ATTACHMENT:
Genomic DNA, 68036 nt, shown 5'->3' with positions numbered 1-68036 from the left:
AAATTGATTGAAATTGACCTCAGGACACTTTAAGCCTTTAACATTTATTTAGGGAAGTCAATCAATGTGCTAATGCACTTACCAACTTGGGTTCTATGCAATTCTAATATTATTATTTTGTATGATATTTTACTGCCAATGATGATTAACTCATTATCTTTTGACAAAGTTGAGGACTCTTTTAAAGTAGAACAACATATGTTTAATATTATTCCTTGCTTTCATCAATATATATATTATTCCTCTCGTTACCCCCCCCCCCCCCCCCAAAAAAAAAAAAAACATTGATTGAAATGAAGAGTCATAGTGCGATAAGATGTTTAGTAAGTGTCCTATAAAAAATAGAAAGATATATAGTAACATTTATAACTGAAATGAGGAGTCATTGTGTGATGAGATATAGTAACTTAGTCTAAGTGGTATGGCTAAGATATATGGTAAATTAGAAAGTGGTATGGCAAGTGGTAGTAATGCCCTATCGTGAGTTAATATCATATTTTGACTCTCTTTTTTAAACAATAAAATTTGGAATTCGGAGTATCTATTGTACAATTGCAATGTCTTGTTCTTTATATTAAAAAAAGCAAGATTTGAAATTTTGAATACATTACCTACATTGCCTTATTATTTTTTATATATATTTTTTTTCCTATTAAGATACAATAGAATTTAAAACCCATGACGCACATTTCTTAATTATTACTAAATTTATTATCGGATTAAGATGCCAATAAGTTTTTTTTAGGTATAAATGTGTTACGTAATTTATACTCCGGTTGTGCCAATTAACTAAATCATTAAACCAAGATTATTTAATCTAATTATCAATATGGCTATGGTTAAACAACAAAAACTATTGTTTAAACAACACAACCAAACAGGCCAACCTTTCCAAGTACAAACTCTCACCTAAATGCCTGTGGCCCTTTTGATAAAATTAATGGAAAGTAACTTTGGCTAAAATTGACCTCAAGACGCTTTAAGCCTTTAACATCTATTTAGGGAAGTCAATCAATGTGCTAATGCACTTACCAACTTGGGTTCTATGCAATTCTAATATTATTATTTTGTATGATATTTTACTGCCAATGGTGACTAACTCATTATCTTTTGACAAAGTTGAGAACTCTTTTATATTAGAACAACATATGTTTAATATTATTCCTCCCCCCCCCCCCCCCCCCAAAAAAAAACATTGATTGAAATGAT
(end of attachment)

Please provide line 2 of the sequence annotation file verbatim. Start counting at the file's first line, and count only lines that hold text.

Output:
AAATTGATTGAAATTGACCTCAGGACACTTTAAGCCTTTAACATTTATTTAGGGAAGTCAATCAATGTGCTAATGCACTTACCAACTTGGGTTCTATGCAATTCTAATATTATTATTTTGTATGATATTTTACTGCCAATGATGATTAACTCATTATCTTTTGACAAAGTTGAGGACTCTTTTAAAGTAGAACAACATATGTTTAATATTATTCCTTGCTTTCATCAATATATATATTATTCCTCTCGTTACCCCCCCCCCCCCCCCCAAAAAAAAAAAAAACATTGATTGAAATGAAGAGTCATAGTGCGATAAGATGTTTAGTAAGTGTCCTATAAAAAATAGAAAGATATATAGTAACATTTATAACTGAAATGAGGAGTCATTGTGTGATGAGATATAGTAACTTAGTCTAAGTGGTATGGCTAAGATATATGGTAAATTAGAAAGTGGTATGGCAAGTGGTAGTAATGCCCTATCGTGAGTTAATATCATATTTTGACTCTCTTTTTTAAACAATAAAATTTGGAATTCGGAGTATCTATTGTACAATTGCAATGTCTTGTTCTTTATATTAAAAAAAGCAAGATTTGAAATTTTGAATACATTACCTACATTGCCTTATTATTTTTTATATATATTTTTTTTCCTATTAAGATACAATAGAATTTAAAACCCATGACGCACATTTCTTAATTATTACTAAATTTATTATCGGATTAAGATGCCAATAAGTTTTTTTTAGGTATAAATGTGTTACGTAATTTATACTCCGGTTGTGCCAATTAACTAAATCATTAAACCAAGATTATTTAATCTAATTATCAATATGGCTATGGTTAAACAACAAAAACTATTGTTTAAACAACACAACCAAACAGGCCAACCTTTCCAAGTACAAACTCTCACCTAAATGCCTGTGGCCCTTTTGATAAAATTAATGGAAAGTAACTTTGGCTAAAATTGACCTCAAGACGCTTTAAGCCTTTAACATCTATTTAGGGAAGTCAATCAATGTGCTAATGCACTTACCAACTTGGGTTCTATGCAATTCTAATATTATTATTTTGTATGATATTTTACTGCCAATGGTGACTAACTCATTATCTTTTGACAAAGTTGAGAACTCTTTTATATTAGAACAACATATGTTTAATATTATTCCTCCCCCCCCCCCCCCCCCCAAAAAAAAACATTGATTGAAATGAT